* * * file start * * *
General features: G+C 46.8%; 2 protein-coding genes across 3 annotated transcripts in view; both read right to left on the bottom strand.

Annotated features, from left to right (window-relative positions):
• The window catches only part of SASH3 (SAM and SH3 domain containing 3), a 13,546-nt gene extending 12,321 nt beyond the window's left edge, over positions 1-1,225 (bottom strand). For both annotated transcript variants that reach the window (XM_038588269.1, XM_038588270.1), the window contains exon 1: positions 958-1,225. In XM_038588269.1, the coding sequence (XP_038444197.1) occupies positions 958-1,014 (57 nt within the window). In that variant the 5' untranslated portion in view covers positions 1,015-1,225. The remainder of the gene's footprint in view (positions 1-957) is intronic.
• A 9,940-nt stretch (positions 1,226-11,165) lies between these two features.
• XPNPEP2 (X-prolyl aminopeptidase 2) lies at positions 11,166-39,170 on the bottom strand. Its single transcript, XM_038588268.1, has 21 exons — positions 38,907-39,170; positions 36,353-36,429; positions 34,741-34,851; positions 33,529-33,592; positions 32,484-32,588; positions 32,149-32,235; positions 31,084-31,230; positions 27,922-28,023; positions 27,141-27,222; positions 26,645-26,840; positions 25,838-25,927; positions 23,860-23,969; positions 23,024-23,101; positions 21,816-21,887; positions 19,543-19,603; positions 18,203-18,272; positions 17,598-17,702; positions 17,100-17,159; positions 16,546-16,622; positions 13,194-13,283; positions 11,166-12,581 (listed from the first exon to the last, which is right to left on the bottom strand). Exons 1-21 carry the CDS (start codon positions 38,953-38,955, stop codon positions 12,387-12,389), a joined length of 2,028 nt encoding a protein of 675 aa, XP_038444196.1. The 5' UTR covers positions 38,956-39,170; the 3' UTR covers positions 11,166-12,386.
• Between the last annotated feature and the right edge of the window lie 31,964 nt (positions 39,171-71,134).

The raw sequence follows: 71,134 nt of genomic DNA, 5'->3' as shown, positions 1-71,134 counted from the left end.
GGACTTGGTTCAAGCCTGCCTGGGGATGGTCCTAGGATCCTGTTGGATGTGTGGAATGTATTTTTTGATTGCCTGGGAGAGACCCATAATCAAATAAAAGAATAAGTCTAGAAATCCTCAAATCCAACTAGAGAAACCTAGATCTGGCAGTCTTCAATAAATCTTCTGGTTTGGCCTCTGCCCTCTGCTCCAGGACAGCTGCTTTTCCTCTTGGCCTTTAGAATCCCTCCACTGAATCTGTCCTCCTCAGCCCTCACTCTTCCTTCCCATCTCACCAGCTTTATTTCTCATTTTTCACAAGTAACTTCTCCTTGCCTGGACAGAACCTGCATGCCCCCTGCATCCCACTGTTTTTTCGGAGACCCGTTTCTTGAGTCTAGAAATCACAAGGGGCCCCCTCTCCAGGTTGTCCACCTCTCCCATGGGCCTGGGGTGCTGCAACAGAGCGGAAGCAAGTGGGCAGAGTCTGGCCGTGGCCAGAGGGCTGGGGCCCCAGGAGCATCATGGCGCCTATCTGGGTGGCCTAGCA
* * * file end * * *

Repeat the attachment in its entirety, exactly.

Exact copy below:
General features: G+C 46.8%; 2 protein-coding genes across 3 annotated transcripts in view; both read right to left on the bottom strand.

Annotated features, from left to right (window-relative positions):
• The window catches only part of SASH3 (SAM and SH3 domain containing 3), a 13,546-nt gene extending 12,321 nt beyond the window's left edge, over positions 1-1,225 (bottom strand). For both annotated transcript variants that reach the window (XM_038588269.1, XM_038588270.1), the window contains exon 1: positions 958-1,225. In XM_038588269.1, the coding sequence (XP_038444197.1) occupies positions 958-1,014 (57 nt within the window). In that variant the 5' untranslated portion in view covers positions 1,015-1,225. The remainder of the gene's footprint in view (positions 1-957) is intronic.
• A 9,940-nt stretch (positions 1,226-11,165) lies between these two features.
• XPNPEP2 (X-prolyl aminopeptidase 2) lies at positions 11,166-39,170 on the bottom strand. Its single transcript, XM_038588268.1, has 21 exons — positions 38,907-39,170; positions 36,353-36,429; positions 34,741-34,851; positions 33,529-33,592; positions 32,484-32,588; positions 32,149-32,235; positions 31,084-31,230; positions 27,922-28,023; positions 27,141-27,222; positions 26,645-26,840; positions 25,838-25,927; positions 23,860-23,969; positions 23,024-23,101; positions 21,816-21,887; positions 19,543-19,603; positions 18,203-18,272; positions 17,598-17,702; positions 17,100-17,159; positions 16,546-16,622; positions 13,194-13,283; positions 11,166-12,581 (listed from the first exon to the last, which is right to left on the bottom strand). Exons 1-21 carry the CDS (start codon positions 38,953-38,955, stop codon positions 12,387-12,389), a joined length of 2,028 nt encoding a protein of 675 aa, XP_038444196.1. The 5' UTR covers positions 38,956-39,170; the 3' UTR covers positions 11,166-12,386.
• Between the last annotated feature and the right edge of the window lie 31,964 nt (positions 39,171-71,134).

The raw sequence follows: 71,134 nt of genomic DNA, 5'->3' as shown, positions 1-71,134 counted from the left end.
GGACTTGGTTCAAGCCTGCCTGGGGATGGTCCTAGGATCCTGTTGGATGTGTGGAATGTATTTTTTGATTGCCTGGGAGAGACCCATAATCAAATAAAAGAATAAGTCTAGAAATCCTCAAATCCAACTAGAGAAACCTAGATCTGGCAGTCTTCAATAAATCTTCTGGTTTGGCCTCTGCCCTCTGCTCCAGGACAGCTGCTTTTCCTCTTGGCCTTTAGAATCCCTCCACTGAATCTGTCCTCCTCAGCCCTCACTCTTCCTTCCCATCTCACCAGCTTTATTTCTCATTTTTCACAAGTAACTTCTCCTTGCCTGGACAGAACCTGCATGCCCCCTGCATCCCACTGTTTTTTCGGAGACCCGTTTCTTGAGTCTAGAAATCACAAGGGGCCCCCTCTCCAGGTTGTCCACCTCTCCCATGGGCCTGGGGTGCTGCAACAGAGCGGAAGCAAGTGGGCAGAGTCTGGCCGTGGCCAGAGGGCTGGGGCCCCAGGAGCATCATGGCGCCTATCTGGGTGGCCTAGCA